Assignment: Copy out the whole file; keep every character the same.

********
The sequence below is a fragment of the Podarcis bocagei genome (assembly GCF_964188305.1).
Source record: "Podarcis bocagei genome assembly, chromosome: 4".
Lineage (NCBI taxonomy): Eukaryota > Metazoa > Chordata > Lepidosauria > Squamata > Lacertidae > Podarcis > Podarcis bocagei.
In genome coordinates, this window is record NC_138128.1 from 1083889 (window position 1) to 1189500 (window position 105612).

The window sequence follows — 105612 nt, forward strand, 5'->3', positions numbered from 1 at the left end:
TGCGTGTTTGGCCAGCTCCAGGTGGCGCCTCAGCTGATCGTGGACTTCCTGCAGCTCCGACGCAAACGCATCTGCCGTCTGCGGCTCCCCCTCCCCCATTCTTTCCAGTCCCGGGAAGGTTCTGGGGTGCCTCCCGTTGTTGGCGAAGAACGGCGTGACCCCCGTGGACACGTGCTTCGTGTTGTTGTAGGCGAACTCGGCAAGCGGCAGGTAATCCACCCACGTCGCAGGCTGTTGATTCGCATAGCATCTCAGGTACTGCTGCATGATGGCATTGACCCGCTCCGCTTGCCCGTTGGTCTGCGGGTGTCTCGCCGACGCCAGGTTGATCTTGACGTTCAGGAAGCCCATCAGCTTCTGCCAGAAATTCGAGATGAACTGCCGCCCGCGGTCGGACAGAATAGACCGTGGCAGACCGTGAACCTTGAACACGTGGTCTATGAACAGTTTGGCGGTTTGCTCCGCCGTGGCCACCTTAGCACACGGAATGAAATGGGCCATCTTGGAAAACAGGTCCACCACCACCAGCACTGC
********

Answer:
The sequence below is a fragment of the Podarcis bocagei genome (assembly GCF_964188305.1).
Source record: "Podarcis bocagei genome assembly, chromosome: 4".
Lineage (NCBI taxonomy): Eukaryota > Metazoa > Chordata > Lepidosauria > Squamata > Lacertidae > Podarcis > Podarcis bocagei.
In genome coordinates, this window is record NC_138128.1 from 1083889 (window position 1) to 1189500 (window position 105612).

The window sequence follows — 105612 nt, forward strand, 5'->3', positions numbered from 1 at the left end:
TGCGTGTTTGGCCAGCTCCAGGTGGCGCCTCAGCTGATCGTGGACTTCCTGCAGCTCCGACGCAAACGCATCTGCCGTCTGCGGCTCCCCCTCCCCCATTCTTTCCAGTCCCGGGAAGGTTCTGGGGTGCCTCCCGTTGTTGGCGAAGAACGGCGTGACCCCCGTGGACACGTGCTTCGTGTTGTTGTAGGCGAACTCGGCAAGCGGCAGGTAATCCACCCACGTCGCAGGCTGTTGATTCGCATAGCATCTCAGGTACTGCTGCATGATGGCATTGACCCGCTCCGCTTGCCCGTTGGTCTGCGGGTGTCTCGCCGACGCCAGGTTGATCTTGACGTTCAGGAAGCCCATCAGCTTCTGCCAGAAATTCGAGATGAACTGCCGCCCGCGGTCGGACAGAATAGACCGTGGCAGACCGTGAACCTTGAACACGTGGTCTATGAACAGTTTGGCGGTTTGCTCCGCCGTGGCCACCTTAGCACACGGAATGAAATGGGCCATCTTGGAAAACAGGTCCACCACCACCAGCACTGC